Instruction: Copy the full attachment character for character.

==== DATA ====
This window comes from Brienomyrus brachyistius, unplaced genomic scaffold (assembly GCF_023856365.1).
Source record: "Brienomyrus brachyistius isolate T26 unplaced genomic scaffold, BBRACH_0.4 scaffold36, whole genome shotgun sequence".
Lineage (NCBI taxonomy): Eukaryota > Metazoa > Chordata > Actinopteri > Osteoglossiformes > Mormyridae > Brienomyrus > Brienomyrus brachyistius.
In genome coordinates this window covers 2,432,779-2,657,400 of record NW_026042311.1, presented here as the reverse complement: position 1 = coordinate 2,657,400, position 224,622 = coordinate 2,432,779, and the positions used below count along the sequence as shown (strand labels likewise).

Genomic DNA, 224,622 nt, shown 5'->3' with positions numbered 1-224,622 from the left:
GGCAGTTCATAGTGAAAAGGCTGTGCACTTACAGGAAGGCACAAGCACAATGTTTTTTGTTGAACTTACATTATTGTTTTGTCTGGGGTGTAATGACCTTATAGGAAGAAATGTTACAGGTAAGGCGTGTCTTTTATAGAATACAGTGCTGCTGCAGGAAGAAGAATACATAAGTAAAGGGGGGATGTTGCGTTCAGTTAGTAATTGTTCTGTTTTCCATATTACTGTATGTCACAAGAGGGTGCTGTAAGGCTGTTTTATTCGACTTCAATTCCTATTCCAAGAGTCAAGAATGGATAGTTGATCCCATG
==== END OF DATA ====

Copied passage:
This window comes from Brienomyrus brachyistius, unplaced genomic scaffold (assembly GCF_023856365.1).
Source record: "Brienomyrus brachyistius isolate T26 unplaced genomic scaffold, BBRACH_0.4 scaffold36, whole genome shotgun sequence".
Lineage (NCBI taxonomy): Eukaryota > Metazoa > Chordata > Actinopteri > Osteoglossiformes > Mormyridae > Brienomyrus > Brienomyrus brachyistius.
In genome coordinates this window covers 2,432,779-2,657,400 of record NW_026042311.1, presented here as the reverse complement: position 1 = coordinate 2,657,400, position 224,622 = coordinate 2,432,779, and the positions used below count along the sequence as shown (strand labels likewise).

Genomic DNA, 224,622 nt, shown 5'->3' with positions numbered 1-224,622 from the left:
GGCAGTTCATAGTGAAAAGGCTGTGCACTTACAGGAAGGCACAAGCACAATGTTTTTTGTTGAACTTACATTATTGTTTTGTCTGGGGTGTAATGACCTTATAGGAAGAAATGTTACAGGTAAGGCGTGTCTTTTATAGAATACAGTGCTGCTGCAGGAAGAAGAATACATAAGTAAAGGGGGGATGTTGCGTTCAGTTAGTAATTGTTCTGTTTTCCATATTACTGTATGTCACAAGAGGGTGCTGTAAGGCTGTTTTATTCGACTTCAATTCCTATTCCAAGAGTCAAGAATGGATAGTTGATCCCATG